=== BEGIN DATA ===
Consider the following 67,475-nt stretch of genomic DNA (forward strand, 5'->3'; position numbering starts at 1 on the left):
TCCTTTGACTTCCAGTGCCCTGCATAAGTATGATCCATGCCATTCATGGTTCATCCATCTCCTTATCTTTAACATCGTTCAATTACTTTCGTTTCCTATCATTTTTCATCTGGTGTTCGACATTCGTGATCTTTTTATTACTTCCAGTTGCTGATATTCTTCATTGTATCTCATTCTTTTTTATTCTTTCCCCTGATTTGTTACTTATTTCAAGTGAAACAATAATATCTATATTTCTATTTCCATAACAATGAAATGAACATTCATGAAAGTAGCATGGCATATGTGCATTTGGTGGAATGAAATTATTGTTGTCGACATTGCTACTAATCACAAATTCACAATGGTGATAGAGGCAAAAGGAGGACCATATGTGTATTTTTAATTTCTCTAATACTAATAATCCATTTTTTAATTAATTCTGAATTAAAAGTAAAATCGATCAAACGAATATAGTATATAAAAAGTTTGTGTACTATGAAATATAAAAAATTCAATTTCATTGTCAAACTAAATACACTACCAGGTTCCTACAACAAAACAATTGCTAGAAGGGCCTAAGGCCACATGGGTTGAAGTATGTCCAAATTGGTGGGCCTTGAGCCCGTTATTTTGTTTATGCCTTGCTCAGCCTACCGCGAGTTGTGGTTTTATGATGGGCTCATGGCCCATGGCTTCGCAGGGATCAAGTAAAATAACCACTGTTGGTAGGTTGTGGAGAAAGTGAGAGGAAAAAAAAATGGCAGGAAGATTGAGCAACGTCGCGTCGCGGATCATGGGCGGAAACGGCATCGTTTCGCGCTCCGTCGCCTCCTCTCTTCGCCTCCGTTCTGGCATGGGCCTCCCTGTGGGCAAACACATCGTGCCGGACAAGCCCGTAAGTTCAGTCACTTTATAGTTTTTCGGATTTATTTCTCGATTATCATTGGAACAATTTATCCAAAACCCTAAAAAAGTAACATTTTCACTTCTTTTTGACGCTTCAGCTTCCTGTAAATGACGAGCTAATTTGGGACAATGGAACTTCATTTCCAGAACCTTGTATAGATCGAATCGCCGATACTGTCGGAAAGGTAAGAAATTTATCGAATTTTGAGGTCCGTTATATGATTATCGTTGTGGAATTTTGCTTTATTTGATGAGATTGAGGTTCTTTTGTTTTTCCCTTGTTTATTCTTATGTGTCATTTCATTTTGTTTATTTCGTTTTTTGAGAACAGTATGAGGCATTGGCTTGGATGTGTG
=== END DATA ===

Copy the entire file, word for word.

Consider the following 67,475-nt stretch of genomic DNA (forward strand, 5'->3'; position numbering starts at 1 on the left):
TCCTTTGACTTCCAGTGCCCTGCATAAGTATGATCCATGCCATTCATGGTTCATCCATCTCCTTATCTTTAACATCGTTCAATTACTTTCGTTTCCTATCATTTTTCATCTGGTGTTCGACATTCGTGATCTTTTTATTACTTCCAGTTGCTGATATTCTTCATTGTATCTCATTCTTTTTTATTCTTTCCCCTGATTTGTTACTTATTTCAAGTGAAACAATAATATCTATATTTCTATTTCCATAACAATGAAATGAACATTCATGAAAGTAGCATGGCATATGTGCATTTGGTGGAATGAAATTATTGTTGTCGACATTGCTACTAATCACAAATTCACAATGGTGATAGAGGCAAAAGGAGGACCATATGTGTATTTTTAATTTCTCTAATACTAATAATCCATTTTTTAATTAATTCTGAATTAAAAGTAAAATCGATCAAACGAATATAGTATATAAAAAGTTTGTGTACTATGAAATATAAAAAATTCAATTTCATTGTCAAACTAAATACACTACCAGGTTCCTACAACAAAACAATTGCTAGAAGGGCCTAAGGCCACATGGGTTGAAGTATGTCCAAATTGGTGGGCCTTGAGCCCGTTATTTTGTTTATGCCTTGCTCAGCCTACCGCGAGTTGTGGTTTTATGATGGGCTCATGGCCCATGGCTTCGCAGGGATCAAGTAAAATAACCACTGTTGGTAGGTTGTGGAGAAAGTGAGAGGAAAAAAAAATGGCAGGAAGATTGAGCAACGTCGCGTCGCGGATCATGGGCGGAAACGGCATCGTTTCGCGCTCCGTCGCCTCCTCTCTTCGCCTCCGTTCTGGCATGGGCCTCCCTGTGGGCAAACACATCGTGCCGGACAAGCCCGTAAGTTCAGTCACTTTATAGTTTTTCGGATTTATTTCTCGATTATCATTGGAACAATTTATCCAAAACCCTAAAAAAGTAACATTTTCACTTCTTTTTGACGCTTCAGCTTCCTGTAAATGACGAGCTAATTTGGGACAATGGAACTTCATTTCCAGAACCTTGTATAGATCGAATCGCCGATACTGTCGGAAAGGTAAGAAATTTATCGAATTTTGAGGTCCGTTATATGATTATCGTTGTGGAATTTTGCTTTATTTGATGAGATTGAGGTTCTTTTGTTTTTCCCTTGTTTATTCTTATGTGTCATTTCATTTTGTTTATTTCGTTTTTTGAGAACAGTATGAGGCATTGGCTTGGATGTGTG